Paraphrasing Teacher Resources
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Many developmentally disabled students struggle with accurately conveying messages and interpreting those of others around them, especially when they are non-verbal. This lesson contains fun activities and exercises, such as talking with their hands and reacting scenes, as well as great instructional support to practice these skills. Learners review body language and paraphrasing as tools for improving communication.
Play a popular song for your class that they will easily recognize. Then give each class member a revised copy of the lyrics. This revision should have your name on it as the author and contain some minor differences in word choice that make no real difference in the meaning of the song. The ensuing discussion, launched by questions included in the resource, focuses on why stealing words and ideas from another source matters. Finally, pupils practice paraphrasing and citing sources.
In this grammar activity, learners rewrite five sentences to eliminate the striking or catchy language and rewrite three student paraphrases to make each one grammatically correct.
Second graders paraphrase information that has been shared orally by others. They discuss ways to read informational text to comprehend meaning. Students discuss what active listening means. They are divided into groups of two and each student is required to read an article from the news or an informational magazine. Students read their articles to themselves and orally summarize the article in their own words to their partner.
Third graders listen to a lecture on how to take notes and discuss the skills of paraphrasing and correctly citing resources. They prepare note cards according to the format presented in class.
Have your middle schoolers define the terms outline, summary, paraphrase, plagiarism, citation, reference, and bibliography. They identify the main ideas, topic sentence, supporting ideas in technical writing and create note cards using direct quotes with correct citations and paraphrases.
Students visit the school media center to research their favorite historical figures. Following a discussion of paraphrasing, they find information in library materials about their figure. Once students compile their information, they condense it into persuasive essays.
Pairs of learners practice the skill of paraphrasing. Together, they read a few sentences from their books and explain those sentences to their partner in their own words. The partner's job is to write down the explanation given, then double-check it for accuracy by referring back to the original text. They see that writing that contains another person's words must be put in quotation marks.
Middle schoolers read a poem and complete a TPCASTT chart. They make a prediction about the title (T) , paraphrase each line (P), identify poetic devices and nuances (C-connotation), explore mood and tone (A-attitude), point out shifts in content or style (S), evaluate the title after reading (T), and name what they believe is the theme or main idea of the poem. Presents a very systematic way of analyzing poetry.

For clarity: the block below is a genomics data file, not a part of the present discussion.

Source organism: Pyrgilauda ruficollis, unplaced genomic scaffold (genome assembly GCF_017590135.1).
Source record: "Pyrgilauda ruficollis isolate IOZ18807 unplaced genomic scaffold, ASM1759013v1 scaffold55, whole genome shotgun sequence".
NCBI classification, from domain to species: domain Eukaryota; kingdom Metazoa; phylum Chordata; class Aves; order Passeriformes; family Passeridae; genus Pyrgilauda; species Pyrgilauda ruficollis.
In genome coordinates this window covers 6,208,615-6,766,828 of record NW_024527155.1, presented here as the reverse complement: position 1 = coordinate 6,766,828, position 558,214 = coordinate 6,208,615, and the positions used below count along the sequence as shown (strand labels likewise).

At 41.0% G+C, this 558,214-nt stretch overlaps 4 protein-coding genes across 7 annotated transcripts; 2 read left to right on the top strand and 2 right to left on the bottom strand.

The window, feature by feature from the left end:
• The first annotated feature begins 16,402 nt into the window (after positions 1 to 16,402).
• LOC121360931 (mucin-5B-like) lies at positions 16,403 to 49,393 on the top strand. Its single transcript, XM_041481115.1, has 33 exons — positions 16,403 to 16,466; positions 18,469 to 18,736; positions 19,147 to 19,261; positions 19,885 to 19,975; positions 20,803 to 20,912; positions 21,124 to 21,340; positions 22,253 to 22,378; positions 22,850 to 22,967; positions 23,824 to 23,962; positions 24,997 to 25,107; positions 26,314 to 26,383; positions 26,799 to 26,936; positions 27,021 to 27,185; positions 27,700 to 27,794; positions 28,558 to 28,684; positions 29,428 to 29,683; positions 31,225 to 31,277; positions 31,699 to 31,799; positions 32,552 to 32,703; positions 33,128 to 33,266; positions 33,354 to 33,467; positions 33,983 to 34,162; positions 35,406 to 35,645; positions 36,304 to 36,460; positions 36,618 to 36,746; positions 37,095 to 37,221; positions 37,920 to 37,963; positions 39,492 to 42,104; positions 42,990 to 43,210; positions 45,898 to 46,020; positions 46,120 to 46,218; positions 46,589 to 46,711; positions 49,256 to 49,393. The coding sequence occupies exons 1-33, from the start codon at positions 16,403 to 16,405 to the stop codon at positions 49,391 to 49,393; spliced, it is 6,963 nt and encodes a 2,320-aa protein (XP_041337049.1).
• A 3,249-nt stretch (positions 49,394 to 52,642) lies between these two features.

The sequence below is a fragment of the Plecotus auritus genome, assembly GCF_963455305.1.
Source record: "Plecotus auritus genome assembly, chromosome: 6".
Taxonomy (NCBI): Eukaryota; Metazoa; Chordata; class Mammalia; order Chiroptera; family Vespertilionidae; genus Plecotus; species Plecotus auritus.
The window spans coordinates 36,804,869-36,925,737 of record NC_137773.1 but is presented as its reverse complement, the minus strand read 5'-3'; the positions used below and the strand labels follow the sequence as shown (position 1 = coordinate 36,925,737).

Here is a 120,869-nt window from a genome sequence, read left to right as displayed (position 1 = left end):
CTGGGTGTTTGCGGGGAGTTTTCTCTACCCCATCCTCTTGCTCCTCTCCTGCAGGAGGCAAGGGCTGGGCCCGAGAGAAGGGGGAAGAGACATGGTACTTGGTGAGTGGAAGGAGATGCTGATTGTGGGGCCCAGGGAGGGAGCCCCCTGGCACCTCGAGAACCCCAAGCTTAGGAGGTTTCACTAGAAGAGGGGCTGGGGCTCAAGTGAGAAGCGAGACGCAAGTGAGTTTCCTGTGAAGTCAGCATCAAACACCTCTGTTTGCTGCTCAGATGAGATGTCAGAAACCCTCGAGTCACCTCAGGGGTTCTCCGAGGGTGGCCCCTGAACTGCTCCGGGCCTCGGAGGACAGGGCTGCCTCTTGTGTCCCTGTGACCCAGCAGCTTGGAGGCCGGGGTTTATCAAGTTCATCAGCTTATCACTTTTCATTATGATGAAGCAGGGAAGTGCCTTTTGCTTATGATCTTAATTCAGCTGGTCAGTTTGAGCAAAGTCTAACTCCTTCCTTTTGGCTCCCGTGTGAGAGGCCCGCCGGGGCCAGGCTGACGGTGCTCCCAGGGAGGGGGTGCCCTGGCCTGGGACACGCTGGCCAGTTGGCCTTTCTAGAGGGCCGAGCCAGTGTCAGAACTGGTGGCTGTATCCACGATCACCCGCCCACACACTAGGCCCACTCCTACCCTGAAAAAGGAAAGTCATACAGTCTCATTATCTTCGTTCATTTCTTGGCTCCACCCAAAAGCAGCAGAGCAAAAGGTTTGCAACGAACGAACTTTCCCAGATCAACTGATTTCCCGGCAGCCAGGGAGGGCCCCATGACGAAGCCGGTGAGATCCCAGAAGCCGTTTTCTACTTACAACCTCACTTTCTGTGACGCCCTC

Fifth graders read My Secret War. In this social studies lesson, 5th graders discuss how United States citizens worked together to ensure success in the war. Students discuss primary and secondary sources. Students paraphrase.
Read an article about the migration of our ancestors and write a paragraph. Pupils paraphrase and summarize to restate the information found in a nonfiction text. They write a shortened version of the reading to demonstrate the difference between paraphrasing and summarizing.
Prior to this lesson, 5th graders will have collected notes from several sources. Students extend their note taking to include at least one example each of summarizing and paraphrasing. They record bibliographic information for each source, and organize a bibliography page.
A reading of What's The Big Idea, Ben Franklin? provides an opportunity for class members to practice paraphrasing, quoting, and citing sources. An exercise on how to avoid plagiarizing is also included.
In this paraphrasing activity, 5th graders read a passage and answer 5 questions about paraphrasing different parts of the passage.
Beware! (not only the Ides of March). Warn your researchers of the dangers of plagiarism! After defining the term, viewers are introduced to the consequences of and forms of plagiarism, as well as tips on how to avoid plagiarism. Information is also included on related issues like reusing a research paper and copyright infringement.
Sixth graders practice paraphrasing. In this paraphrasing instructional activity, 6th graders read a paragraph and highlight the important words. They write a summary sentence of the paragraph making sure not to copy any sentences.
For this paraphrasing worksheet, students watch a paraphrasing video, fill in the blanks to sentences, and complete sentences where they do not paraphrase. Students complete 13 problems total.
In this summary and paraphrase instructional activity, students review the definition for a summary and paraphrase. Students learn the steps for writing a summary and then write one for the passage.
Help your high schoolers identify the main idea of a passage with this lesson on paraphrasing. First rewriting a paragraph in their own words, they then underline the most important words in their paraphrase and use them in a summary. Handouts and paragraphs to work with are included in the lesson.
Integrating quotations, paraphrases, and summaries into a paper can be a challenge. After the terms are defined and the difference among them illustrated, viewers are shown correct and incorrect inclusions of quotations. Preview the presentation before using with your class because some slides appear to be missing.